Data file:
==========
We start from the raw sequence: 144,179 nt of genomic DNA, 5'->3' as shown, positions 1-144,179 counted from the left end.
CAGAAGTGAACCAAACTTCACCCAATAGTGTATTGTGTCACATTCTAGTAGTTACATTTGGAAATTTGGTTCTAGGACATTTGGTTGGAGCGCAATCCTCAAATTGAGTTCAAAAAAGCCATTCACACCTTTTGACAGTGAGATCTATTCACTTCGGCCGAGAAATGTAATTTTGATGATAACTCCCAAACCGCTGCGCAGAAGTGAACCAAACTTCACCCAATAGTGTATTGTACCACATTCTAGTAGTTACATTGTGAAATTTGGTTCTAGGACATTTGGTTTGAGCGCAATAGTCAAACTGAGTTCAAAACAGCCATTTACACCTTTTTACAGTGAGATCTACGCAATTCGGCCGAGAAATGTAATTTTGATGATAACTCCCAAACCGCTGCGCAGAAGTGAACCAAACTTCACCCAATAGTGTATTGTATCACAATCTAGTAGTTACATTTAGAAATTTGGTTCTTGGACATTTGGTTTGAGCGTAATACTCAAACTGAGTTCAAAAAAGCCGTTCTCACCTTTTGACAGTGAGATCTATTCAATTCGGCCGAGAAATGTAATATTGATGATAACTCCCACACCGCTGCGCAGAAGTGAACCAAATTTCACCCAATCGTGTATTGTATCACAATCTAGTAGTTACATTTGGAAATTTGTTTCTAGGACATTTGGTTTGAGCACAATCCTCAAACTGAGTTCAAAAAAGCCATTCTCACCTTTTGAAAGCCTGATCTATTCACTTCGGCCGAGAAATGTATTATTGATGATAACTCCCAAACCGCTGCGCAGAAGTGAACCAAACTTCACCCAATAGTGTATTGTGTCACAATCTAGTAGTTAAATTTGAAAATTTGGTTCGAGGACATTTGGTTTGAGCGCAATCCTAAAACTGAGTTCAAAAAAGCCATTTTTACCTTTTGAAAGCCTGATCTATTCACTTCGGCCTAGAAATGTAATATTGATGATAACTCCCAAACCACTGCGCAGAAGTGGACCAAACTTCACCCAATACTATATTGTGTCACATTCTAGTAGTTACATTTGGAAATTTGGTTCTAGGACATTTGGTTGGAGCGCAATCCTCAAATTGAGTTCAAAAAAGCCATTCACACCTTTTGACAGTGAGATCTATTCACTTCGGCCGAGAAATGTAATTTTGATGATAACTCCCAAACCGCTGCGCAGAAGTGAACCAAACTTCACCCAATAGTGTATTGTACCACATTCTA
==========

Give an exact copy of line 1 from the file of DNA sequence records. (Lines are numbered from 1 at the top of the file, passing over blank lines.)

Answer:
We start from the raw sequence: 144,179 nt of genomic DNA, 5'->3' as shown, positions 1-144,179 counted from the left end.